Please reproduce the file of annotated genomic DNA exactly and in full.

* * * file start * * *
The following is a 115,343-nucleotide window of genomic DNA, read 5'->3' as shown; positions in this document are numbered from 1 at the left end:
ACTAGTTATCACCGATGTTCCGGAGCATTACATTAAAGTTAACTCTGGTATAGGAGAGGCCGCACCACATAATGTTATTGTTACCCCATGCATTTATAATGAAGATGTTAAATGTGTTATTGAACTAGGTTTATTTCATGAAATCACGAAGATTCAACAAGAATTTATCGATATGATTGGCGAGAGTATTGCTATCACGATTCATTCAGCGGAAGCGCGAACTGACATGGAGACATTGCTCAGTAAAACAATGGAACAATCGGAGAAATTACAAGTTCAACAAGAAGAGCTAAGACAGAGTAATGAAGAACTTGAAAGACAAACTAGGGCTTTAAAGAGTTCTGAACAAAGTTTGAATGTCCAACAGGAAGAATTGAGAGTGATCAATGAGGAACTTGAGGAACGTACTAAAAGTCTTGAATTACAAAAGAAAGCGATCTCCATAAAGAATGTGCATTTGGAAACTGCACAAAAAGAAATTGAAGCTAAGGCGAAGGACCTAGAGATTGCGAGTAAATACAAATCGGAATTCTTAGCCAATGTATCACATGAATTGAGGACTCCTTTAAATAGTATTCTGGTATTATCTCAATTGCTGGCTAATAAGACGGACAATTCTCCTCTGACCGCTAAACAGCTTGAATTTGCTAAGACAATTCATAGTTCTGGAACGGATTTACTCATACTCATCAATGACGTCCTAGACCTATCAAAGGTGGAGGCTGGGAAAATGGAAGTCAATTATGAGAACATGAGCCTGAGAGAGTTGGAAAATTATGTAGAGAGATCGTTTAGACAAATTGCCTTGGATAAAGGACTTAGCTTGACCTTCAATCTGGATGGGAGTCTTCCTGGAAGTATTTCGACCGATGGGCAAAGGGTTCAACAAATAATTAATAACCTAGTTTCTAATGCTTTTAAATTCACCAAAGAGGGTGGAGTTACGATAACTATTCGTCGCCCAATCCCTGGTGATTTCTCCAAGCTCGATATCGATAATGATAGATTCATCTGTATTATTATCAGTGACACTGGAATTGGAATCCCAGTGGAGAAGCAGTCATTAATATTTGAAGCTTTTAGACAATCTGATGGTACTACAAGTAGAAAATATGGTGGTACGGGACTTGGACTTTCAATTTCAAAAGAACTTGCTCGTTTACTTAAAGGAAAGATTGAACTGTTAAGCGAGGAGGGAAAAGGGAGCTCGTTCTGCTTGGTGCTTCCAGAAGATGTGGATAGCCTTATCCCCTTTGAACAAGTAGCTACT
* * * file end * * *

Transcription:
The following is a 115,343-nucleotide window of genomic DNA, read 5'->3' as shown; positions in this document are numbered from 1 at the left end:
ACTAGTTATCACCGATGTTCCGGAGCATTACATTAAAGTTAACTCTGGTATAGGAGAGGCCGCACCACATAATGTTATTGTTACCCCATGCATTTATAATGAAGATGTTAAATGTGTTATTGAACTAGGTTTATTTCATGAAATCACGAAGATTCAACAAGAATTTATCGATATGATTGGCGAGAGTATTGCTATCACGATTCATTCAGCGGAAGCGCGAACTGACATGGAGACATTGCTCAGTAAAACAATGGAACAATCGGAGAAATTACAAGTTCAACAAGAAGAGCTAAGACAGAGTAATGAAGAACTTGAAAGACAAACTAGGGCTTTAAAGAGTTCTGAACAAAGTTTGAATGTCCAACAGGAAGAATTGAGAGTGATCAATGAGGAACTTGAGGAACGTACTAAAAGTCTTGAATTACAAAAGAAAGCGATCTCCATAAAGAATGTGCATTTGGAAACTGCACAAAAAGAAATTGAAGCTAAGGCGAAGGACCTAGAGATTGCGAGTAAATACAAATCGGAATTCTTAGCCAATGTATCACATGAATTGAGGACTCCTTTAAATAGTATTCTGGTATTATCTCAATTGCTGGCTAATAAGACGGACAATTCTCCTCTGACCGCTAAACAGCTTGAATTTGCTAAGACAATTCATAGTTCTGGAACGGATTTACTCATACTCATCAATGACGTCCTAGACCTATCAAAGGTGGAGGCTGGGAAAATGGAAGTCAATTATGAGAACATGAGCCTGAGAGAGTTGGAAAATTATGTAGAGAGATCGTTTAGACAAATTGCCTTGGATAAAGGACTTAGCTTGACCTTCAATCTGGATGGGAGTCTTCCTGGAAGTATTTCGACCGATGGGCAAAGGGTTCAACAAATAATTAATAACCTAGTTTCTAATGCTTTTAAATTCACCAAAGAGGGTGGAGTTACGATAACTATTCGTCGCCCAATCCCTGGTGATTTCTCCAAGCTCGATATCGATAATGATAGATTCATCTGTATTATTATCAGTGACACTGGAATTGGAATCCCAGTGGAGAAGCAGTCATTAATATTTGAAGCTTTTAGACAATCTGATGGTACTACAAGTAGAAAATATGGTGGTACGGGACTTGGACTTTCAATTTCAAAAGAACTTGCTCGTTTACTTAAAGGAAAGATTGAACTGTTAAGCGAGGAGGGAAAAGGGAGCTCGTTCTGCTTGGTGCTTCCAGAAGATGTGGATAGCCTTATCCCCTTTGAACAAGTAGCTACT